Towards Phosphorus and Climate Smart Agriculture in Sri Lanka

Institute for Sustainable Futures, UTS
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2017, pp. 1 - 79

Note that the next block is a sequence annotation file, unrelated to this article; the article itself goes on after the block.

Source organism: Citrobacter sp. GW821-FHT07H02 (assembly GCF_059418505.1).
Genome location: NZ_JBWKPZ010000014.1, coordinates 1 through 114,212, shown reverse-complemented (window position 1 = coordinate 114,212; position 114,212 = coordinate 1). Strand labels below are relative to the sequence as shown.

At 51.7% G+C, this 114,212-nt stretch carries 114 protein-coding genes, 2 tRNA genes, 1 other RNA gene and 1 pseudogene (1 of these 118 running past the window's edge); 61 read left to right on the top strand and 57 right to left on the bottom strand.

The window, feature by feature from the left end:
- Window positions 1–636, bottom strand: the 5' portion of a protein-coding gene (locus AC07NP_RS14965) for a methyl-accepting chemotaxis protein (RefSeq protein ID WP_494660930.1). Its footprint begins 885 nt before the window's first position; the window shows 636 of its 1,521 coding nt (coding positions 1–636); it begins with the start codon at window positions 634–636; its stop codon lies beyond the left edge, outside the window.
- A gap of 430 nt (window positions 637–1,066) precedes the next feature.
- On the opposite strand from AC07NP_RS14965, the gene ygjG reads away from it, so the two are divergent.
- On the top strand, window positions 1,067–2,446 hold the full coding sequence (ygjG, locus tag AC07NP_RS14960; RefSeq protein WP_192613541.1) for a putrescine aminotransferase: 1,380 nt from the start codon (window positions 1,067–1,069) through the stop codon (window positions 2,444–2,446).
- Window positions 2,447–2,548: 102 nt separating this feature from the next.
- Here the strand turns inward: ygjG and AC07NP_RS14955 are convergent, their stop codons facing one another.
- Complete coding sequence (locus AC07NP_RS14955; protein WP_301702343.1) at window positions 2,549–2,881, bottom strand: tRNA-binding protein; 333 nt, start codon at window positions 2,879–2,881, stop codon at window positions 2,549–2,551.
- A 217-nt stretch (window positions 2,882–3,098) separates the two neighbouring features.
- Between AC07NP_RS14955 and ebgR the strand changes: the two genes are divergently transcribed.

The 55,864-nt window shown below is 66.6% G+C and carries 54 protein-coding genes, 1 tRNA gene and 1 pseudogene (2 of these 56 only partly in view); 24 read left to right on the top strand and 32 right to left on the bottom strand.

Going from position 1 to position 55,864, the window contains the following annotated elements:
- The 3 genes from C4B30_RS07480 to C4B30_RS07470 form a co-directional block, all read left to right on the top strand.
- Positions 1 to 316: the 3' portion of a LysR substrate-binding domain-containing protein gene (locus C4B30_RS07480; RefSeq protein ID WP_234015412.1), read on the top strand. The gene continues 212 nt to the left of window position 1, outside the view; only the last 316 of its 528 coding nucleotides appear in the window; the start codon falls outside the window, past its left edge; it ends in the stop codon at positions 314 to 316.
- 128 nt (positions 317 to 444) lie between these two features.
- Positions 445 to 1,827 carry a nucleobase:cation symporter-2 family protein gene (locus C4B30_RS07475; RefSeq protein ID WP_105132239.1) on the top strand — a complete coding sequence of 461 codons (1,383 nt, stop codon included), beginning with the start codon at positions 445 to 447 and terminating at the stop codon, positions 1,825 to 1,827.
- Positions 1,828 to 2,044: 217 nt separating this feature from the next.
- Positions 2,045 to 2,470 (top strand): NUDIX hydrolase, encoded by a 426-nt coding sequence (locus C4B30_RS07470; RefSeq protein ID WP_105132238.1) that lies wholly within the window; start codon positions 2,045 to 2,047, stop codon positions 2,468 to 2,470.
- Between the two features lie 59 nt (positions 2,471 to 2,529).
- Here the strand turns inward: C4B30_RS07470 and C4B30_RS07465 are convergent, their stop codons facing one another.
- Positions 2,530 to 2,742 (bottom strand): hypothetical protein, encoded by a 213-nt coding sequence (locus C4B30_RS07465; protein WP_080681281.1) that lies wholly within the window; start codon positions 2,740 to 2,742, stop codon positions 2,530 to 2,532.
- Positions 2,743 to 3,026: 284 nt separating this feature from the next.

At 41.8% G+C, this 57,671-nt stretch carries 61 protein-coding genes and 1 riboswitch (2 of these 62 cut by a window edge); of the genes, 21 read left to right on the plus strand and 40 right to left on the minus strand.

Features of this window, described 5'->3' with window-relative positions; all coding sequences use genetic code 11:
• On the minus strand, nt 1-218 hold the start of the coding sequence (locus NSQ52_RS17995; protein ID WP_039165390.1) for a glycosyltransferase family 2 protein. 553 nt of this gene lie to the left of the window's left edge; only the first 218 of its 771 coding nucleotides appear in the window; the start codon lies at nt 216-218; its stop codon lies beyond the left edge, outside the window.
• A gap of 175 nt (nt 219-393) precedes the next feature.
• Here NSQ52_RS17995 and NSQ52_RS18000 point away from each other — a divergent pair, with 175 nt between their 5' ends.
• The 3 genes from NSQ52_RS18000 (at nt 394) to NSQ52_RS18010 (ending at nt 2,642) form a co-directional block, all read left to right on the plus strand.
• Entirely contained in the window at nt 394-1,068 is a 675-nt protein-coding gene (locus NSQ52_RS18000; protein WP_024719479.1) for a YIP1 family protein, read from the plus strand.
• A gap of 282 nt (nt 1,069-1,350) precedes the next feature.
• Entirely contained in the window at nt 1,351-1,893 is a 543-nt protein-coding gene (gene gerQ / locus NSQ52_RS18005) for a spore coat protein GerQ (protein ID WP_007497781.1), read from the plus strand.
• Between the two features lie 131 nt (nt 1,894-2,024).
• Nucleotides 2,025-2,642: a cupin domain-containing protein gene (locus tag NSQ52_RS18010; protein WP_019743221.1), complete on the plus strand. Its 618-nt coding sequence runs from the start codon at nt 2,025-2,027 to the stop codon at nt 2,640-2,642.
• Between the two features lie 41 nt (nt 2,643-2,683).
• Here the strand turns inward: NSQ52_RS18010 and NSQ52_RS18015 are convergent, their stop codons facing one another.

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Two of the biggest global challenges for food security – phosphorus scarcity and climate change – are threatening farmers’ livelihoods, agricultural productivity and environmental health. Sri Lanka’s agricultural sector is comprised largely of smallholder farmers, where rainfed rice is often a staple of the diet. Climate change projections indicate rice yields could drop by 40%, affecting the majority of farmers and increasing poverty levels by up to a third. At the same time, fertiliser subsidies, which represent 2% of government spending, are currently being scaled back in a country that is dependent on fertiliser imports. This exposes farmers to future price fluctuations like the 800% phosphate fertiliser price spike that occurred in 2008. The goal of this collaborative research project is to contribute to building food system resilience to climate change and phosphorus scarcity in Sri Lanka, through adaptations from farm-scale through to policy-making. This report presents the first phase of the project investigating the capacity of smallholder farmers, policy-makers, industry and other food system stakeholders in Sri Lanka to adapt to these twin challenges, via a participatory, integrated, rapid vulnerability assessment framework.
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